Mother Teresa charity home 'sold babies' in India

Blanche Robertson
July 6, 2018

Jharkhand Police arrested a woman and detained two others working at Mother Teresa's Missionaries of Charity for selling a 14-day-old child illegally.

There have been a number of reports of babies and children being trafficked through charity-run homes and hospitals in India, which campaigners say is driven by a long waiting list for adoption.

"One woman has now been placed under arrest and we have strong evidence against a nun in detention and she too could be arrested soon", Shyamanand Madal said, The Times of India reported Thursday.

News reports that an An Indian couple said they paid 120,000 rupees ($2,354 USA dollars) for a newborn baby they obtained from a Missionaries of Charity home, in eastern India's state of Jharkhand.

- via Getty Images Indian police gathered outside Mother Teresa's Missionaries of Charity on Wednesday.

Authorities grew suspicious after the state's Child Welfare Committee discovered a newborn boy was missing from the centre last week. The couple came forward after the worker allegedly took the baby back and kept their money.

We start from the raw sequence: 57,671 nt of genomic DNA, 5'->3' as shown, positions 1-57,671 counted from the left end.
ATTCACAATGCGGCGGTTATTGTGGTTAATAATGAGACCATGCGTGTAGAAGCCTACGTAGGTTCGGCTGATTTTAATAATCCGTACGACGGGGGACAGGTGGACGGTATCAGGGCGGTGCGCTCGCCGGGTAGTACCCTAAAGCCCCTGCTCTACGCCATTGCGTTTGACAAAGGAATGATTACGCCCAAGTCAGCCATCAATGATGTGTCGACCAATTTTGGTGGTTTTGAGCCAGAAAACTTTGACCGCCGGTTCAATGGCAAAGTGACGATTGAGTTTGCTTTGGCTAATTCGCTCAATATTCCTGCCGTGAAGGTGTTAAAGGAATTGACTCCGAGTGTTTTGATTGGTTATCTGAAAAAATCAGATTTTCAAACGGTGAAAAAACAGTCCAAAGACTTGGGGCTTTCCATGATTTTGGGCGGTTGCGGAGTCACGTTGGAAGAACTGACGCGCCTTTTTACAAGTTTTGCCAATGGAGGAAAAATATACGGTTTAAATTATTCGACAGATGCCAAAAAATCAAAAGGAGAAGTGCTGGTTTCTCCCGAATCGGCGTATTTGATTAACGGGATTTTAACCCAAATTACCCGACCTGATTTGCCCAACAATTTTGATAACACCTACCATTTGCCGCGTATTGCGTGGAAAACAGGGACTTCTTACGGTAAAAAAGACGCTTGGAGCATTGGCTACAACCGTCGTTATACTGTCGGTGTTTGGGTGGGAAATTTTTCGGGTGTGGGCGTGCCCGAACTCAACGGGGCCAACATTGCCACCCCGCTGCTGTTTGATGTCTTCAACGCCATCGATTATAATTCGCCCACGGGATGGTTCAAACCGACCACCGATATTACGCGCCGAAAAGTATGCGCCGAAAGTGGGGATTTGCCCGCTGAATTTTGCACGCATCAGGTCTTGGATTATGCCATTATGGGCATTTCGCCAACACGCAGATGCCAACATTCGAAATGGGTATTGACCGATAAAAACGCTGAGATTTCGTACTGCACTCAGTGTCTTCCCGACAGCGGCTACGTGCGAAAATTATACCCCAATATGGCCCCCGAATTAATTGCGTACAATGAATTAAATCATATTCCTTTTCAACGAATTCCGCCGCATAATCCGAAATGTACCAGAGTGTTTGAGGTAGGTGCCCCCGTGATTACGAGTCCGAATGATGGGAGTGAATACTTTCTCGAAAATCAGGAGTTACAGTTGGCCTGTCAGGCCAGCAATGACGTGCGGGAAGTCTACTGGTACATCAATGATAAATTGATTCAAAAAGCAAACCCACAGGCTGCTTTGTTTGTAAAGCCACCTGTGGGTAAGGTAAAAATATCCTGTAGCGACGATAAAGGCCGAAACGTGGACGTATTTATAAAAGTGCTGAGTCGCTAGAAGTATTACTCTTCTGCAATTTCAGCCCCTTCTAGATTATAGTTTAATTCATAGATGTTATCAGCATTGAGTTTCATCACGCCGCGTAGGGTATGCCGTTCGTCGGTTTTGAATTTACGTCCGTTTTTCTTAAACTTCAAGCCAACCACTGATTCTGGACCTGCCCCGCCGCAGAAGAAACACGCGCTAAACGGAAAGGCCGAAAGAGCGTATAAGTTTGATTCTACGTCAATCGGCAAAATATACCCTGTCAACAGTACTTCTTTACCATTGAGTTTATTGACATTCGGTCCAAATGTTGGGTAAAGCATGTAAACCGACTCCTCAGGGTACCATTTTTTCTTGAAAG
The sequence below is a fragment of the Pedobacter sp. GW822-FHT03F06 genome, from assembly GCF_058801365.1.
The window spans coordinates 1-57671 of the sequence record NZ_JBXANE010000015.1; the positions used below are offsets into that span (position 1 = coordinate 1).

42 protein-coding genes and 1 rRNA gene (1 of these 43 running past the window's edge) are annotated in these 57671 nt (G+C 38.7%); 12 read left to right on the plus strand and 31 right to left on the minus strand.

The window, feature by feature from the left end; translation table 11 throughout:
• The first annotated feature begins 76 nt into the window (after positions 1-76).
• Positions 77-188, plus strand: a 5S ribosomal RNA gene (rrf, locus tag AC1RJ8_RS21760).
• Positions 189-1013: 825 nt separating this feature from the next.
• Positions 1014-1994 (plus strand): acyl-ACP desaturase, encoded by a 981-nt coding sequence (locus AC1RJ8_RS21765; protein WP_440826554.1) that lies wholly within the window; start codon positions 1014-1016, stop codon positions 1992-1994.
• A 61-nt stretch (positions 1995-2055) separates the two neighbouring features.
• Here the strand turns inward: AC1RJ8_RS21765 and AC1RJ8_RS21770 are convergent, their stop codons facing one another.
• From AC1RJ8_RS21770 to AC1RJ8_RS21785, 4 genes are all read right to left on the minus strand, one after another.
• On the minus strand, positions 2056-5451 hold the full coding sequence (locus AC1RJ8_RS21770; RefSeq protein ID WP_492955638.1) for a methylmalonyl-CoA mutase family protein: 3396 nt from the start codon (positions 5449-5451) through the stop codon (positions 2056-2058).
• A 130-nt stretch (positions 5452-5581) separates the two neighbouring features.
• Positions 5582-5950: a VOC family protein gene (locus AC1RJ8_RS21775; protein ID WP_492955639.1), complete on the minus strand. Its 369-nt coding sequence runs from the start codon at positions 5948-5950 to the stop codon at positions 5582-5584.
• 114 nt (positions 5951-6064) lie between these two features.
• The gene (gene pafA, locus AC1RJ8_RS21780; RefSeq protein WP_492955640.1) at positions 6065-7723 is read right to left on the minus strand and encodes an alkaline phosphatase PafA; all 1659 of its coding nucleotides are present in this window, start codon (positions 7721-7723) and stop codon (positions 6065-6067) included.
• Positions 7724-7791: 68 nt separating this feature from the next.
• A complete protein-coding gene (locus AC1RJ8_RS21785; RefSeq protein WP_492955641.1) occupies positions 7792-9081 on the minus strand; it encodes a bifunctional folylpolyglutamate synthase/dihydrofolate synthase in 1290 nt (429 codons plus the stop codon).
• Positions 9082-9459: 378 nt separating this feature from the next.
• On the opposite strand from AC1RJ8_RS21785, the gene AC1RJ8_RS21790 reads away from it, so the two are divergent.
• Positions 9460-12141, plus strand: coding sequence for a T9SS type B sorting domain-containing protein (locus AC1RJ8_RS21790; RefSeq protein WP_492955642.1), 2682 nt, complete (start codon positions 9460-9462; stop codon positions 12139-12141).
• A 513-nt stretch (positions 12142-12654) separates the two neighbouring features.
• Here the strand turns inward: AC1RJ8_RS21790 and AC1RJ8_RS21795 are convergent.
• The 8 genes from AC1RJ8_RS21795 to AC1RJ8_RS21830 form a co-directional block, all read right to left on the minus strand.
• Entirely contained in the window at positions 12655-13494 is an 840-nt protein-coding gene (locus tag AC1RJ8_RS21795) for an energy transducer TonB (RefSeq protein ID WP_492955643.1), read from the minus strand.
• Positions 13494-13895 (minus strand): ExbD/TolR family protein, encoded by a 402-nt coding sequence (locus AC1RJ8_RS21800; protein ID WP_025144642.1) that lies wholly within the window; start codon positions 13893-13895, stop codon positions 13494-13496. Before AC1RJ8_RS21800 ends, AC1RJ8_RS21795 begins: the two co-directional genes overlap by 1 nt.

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The state-run organization later took custody of the boy, the Press Trust of India news agency quoted Verma as saying.

However, the nuns present then called up a couple from Uttar Pradesh who had allegedly bought the child for Rs 1.2 lakh. Indwar reportedly took the child away when the couple arrived.

The charity's spokeswoman, Sunita Kumar, told the AP that it is conducting an internal investigation.

The Missionaries of Charity stopped giving babies up for adoption in 2015 after India changed its adoption laws. "When they did not find Anima around, they went to the Missionaries of Charity but were not entertained by the following which the couple approached us and the matter was disclosed", she said. Twelve pregnant women who were living at the Missionaries of Charity's Ranchi shelter have been transferred to a government-run shelter, according to the AP.

Born in Skopje, now the capital of Macedonia, Mother Teresa, canonised as a saint after her death in 1997, became a global symbol of compassion but she was also a controversial and divisive figure. Members of the order, known for their distinctive blue-and-white saris, dedicate their lives to serving the "poorest of the poor" by caring for the sick and homeless, and educating children.

In 2015, the latest year for which statistics are available, the order had more than 5,000 religious sisters stationed in 139 countries.

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